How to get organised for the return to University
Get familiar with the material :
Whether you’ve been prescribed an introductory reading list, or have simply been given a couple of recommendations, it’s useful to get on top of this as early as possible. Starting your reading will help keep the pressure off when the academic year begins, and make sure you’re already familiar with the concepts you will be learning. It is also useful to look into the specifics of your university course. Whether your units are all mandatory or whether you’ve got a lot of choice, know what you’ll be studying. Once term begins, staying on top of your work is one of the most important things; if you already know what you’ll be studying and you’ve done the reading, then academic life is going to be a lot easier for you.
Get to know your personal tutor :
Reaching out and contacting your academic advisor or personal tutor online can be a really helpful way to build your network at university. Your personal tutor will be your first point of contact once the academic year begins so get to know them sooner rather than later. Contacting them early in the year, may also be useful if you have a query once term begins.
Learn how to cook :
Whether you’re living away from home for the first time, or whether you’ve spent the year in catered halls and are moving into a house, being able to cook will help you avoid buying expensive ready meals or takeaways. Begin to think about cooking on a budget and buying cheaper food options to help your money go further. Perhaps buy a student cookbook to learn how to eat well on a budget. Think about batch cooking; you cook once and eat twice – a great tip for a timesaver or a lazy chef.
Think about your budget :
Living away from home, you’ll be living off your student loan (or grant), and it may be useful to plan how far this money will go before you leave. Create a budgeting plan, know how much you can spend on food each week, how much for nights out and how much (if any) will be left over? Think about whether you have any emergency funds you can draw on if you’re really in need of an extra boost. No matter how much you get, you get a lump sum all at once, and for the novice, this can seem like a lot; the veteran knows that it’s not. Planning your budget in advance can help you conceptualise how far your money will go.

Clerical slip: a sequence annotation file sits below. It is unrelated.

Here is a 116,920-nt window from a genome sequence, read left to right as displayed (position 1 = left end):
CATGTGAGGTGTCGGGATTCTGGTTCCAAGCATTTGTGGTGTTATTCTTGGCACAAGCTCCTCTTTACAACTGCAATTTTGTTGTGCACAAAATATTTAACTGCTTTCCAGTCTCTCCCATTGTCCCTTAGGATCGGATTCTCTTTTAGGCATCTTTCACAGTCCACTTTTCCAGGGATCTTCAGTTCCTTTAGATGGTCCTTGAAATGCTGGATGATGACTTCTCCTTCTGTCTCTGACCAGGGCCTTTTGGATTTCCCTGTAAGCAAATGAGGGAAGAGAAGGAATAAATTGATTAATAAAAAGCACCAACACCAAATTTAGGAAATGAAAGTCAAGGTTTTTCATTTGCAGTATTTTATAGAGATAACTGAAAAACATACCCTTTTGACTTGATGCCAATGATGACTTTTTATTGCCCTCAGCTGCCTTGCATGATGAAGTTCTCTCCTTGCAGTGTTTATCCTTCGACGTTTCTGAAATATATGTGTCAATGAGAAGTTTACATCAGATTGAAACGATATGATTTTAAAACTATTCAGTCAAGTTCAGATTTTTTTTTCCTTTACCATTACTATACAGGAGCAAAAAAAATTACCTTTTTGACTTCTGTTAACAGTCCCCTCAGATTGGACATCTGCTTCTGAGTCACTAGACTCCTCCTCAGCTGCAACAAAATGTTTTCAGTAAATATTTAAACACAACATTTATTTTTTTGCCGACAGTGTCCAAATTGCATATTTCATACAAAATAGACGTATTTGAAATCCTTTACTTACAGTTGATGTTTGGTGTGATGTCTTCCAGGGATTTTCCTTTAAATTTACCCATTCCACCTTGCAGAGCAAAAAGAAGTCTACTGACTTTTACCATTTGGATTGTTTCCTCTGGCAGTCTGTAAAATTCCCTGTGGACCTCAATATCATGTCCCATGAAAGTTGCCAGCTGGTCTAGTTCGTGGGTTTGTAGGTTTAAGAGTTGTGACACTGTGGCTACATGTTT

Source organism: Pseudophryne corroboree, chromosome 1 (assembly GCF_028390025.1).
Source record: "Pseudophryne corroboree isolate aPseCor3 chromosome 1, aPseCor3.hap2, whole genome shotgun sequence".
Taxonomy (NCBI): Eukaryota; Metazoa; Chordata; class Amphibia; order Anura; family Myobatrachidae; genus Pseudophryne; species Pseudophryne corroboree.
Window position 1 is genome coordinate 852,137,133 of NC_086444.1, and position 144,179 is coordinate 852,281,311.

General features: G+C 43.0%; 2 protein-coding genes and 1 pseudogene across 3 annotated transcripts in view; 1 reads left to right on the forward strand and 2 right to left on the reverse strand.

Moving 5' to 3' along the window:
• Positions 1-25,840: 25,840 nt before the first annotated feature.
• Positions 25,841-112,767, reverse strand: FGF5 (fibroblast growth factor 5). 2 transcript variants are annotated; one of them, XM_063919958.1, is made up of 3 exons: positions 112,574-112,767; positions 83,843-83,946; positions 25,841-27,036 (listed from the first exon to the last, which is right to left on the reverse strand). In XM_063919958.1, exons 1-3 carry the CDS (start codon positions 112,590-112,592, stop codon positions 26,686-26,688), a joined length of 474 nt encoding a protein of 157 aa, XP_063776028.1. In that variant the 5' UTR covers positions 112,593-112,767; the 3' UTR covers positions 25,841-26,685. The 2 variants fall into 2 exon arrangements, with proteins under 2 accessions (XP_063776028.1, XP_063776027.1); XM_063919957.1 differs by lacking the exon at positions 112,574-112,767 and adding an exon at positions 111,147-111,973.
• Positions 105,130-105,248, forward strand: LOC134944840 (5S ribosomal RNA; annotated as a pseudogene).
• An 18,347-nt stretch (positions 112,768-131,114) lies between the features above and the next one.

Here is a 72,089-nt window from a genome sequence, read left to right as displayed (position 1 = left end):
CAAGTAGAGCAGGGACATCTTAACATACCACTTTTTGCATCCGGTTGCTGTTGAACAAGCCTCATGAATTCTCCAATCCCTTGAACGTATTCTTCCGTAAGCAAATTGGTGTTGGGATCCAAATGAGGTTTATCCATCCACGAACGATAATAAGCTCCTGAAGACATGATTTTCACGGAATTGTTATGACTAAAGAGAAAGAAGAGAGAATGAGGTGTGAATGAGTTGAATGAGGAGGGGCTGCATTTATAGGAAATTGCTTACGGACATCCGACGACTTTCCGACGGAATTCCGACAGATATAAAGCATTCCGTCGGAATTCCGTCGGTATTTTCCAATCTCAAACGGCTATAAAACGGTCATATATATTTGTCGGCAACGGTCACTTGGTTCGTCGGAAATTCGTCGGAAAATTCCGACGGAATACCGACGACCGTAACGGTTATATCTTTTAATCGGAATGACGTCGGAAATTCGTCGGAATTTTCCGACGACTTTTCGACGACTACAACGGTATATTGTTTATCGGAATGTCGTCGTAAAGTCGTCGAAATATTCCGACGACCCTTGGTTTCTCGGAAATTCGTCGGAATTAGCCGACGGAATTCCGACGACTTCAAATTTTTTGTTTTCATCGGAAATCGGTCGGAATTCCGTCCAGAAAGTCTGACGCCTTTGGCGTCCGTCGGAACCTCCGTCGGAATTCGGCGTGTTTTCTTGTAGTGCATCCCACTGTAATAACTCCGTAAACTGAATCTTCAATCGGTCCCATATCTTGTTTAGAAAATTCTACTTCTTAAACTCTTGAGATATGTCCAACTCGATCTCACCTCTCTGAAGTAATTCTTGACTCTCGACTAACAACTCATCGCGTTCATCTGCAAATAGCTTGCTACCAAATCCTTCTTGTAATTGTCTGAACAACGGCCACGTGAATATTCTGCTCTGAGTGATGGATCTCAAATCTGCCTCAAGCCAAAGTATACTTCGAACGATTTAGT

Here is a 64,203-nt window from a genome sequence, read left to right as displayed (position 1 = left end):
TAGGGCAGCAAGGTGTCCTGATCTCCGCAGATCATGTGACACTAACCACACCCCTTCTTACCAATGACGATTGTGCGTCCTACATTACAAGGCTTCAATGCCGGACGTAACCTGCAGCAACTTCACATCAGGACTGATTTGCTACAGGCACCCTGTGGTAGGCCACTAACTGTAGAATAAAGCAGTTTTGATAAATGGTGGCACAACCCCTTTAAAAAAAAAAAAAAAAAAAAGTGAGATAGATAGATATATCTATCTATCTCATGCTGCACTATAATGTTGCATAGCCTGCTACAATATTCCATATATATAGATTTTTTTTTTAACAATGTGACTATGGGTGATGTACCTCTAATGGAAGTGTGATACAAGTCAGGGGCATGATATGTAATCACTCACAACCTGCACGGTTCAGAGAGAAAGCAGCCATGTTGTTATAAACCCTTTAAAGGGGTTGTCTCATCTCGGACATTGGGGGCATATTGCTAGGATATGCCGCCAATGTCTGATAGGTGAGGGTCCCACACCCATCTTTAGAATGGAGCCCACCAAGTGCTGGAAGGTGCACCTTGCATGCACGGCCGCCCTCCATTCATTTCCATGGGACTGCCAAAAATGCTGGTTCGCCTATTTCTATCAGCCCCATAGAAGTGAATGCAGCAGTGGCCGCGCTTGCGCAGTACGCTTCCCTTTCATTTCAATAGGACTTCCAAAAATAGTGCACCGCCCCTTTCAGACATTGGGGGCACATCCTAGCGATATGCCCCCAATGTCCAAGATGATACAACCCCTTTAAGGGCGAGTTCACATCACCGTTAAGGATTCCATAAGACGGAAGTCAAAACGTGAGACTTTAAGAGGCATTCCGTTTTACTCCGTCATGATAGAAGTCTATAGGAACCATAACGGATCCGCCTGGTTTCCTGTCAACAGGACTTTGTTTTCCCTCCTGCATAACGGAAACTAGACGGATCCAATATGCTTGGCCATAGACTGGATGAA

Make sure you open up a student bank account, this can be an easy way to get an overdraft that is often interest free. Many banks offer students different incentives, such as a free railcard or an Amazon voucher. However, don’t be too swayed by the freebees, make sure you go to a bank that you trust and that has good rates.
Engage over social media :
Before university begins, many universities will often set up either official or unofficial Facebook groups. This is a great way to meet your flatmates or course mates before you’ve even began. Whether you’re a new or returning student it’s always useful to keep expanding your network and making connections and social media is becoming more and more useful for this. Whether you want to join societies or just connect with some likeminded people social media is the way to go, especially given the current restrictions and social distancing rules.
Make a checklist :
You’ve got the new bedding, and all your pots and pans, but it’s easy to forget some of the finer things, such as an extension lead or a hot water bottle. Make yourself a list in advance of all the things you use on a daily basis, and some of the things you use less often but absolutely need. Planning in advance will help avoid the last minute back to university panic and help you to keep your packing under control.
Do a bulk buy :
If you’re getting dropped off at university by your parent, or have a flatmate with a car, it’s a great idea to go and do a bulk buy while your loan has just come in and you’ve got the money. Bulk buying is cheaper in the long run and takes the pressure off your weekly shop. If you buy all your dry goods in advance then you’ll only have to buy fresh food when you go to the shop, and of course your load will be lighter when you’re carrying your shopping home each week.
Look ahead :
Those students entering third year will be looking ahead to their graduate prospects, keeping your CV updated can help keep the pressure off when you’re trying to juggle university work and job applications. This may also be a useful time to start looking at whether you can begin to gain some work experience in your chosen industry, whether you look for paid work or look for a voluntary opportunity. Starting early can reduce your stress later in the academic year, of course most students don’t yet know which industry they want to go onto (it’s okay that’s normal), but keeping your CV updated can help you be prepared for when an opportunity does come up.
Spend time with your friends and family :
Whether you’re a home bird that’s flying the nest for the first time, or whether you’re itching to get back, the bottom line is that you’re probably going to be away from your loved ones for the majority of the next academic year. So, take the time to say goodbye and spend some quality moments before you go back.
Get to know the area :
Whether you take a quick trip up to visit the city you’ll be in before term or turn to google to help you, it’s a good idea to research about the city that you’ll be living in. You might want to check out what the restaurants are like, how big the student community is, or check out where you can go on day trips. If you’re nervous about going to a new city, or wanting to get a better understanding of the city that you’ve been away from all summer, doing your research can help you feel prepared for the move away and the start of term.
Overall, there’s no rule book for preparing for university, everyone’s different and finds comfort in different things but these are just some ways that can help you feel ready for the new academic year.